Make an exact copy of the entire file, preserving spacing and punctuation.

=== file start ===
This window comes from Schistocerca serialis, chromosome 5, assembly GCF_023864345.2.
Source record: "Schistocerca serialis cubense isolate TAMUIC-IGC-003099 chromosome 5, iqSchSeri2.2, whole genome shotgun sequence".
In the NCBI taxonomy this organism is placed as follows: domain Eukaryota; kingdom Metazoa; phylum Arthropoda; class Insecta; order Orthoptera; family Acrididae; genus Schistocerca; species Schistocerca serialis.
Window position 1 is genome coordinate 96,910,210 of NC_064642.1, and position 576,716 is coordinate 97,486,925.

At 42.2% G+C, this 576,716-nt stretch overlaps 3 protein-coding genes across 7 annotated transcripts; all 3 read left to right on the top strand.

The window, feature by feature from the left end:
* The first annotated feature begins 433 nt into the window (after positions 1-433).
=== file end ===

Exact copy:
This window comes from Schistocerca serialis, chromosome 5, assembly GCF_023864345.2.
Source record: "Schistocerca serialis cubense isolate TAMUIC-IGC-003099 chromosome 5, iqSchSeri2.2, whole genome shotgun sequence".
In the NCBI taxonomy this organism is placed as follows: domain Eukaryota; kingdom Metazoa; phylum Arthropoda; class Insecta; order Orthoptera; family Acrididae; genus Schistocerca; species Schistocerca serialis.
Window position 1 is genome coordinate 96,910,210 of NC_064642.1, and position 576,716 is coordinate 97,486,925.

At 42.2% G+C, this 576,716-nt stretch overlaps 3 protein-coding genes across 7 annotated transcripts; all 3 read left to right on the top strand.

The window, feature by feature from the left end:
* The first annotated feature begins 433 nt into the window (after positions 1-433).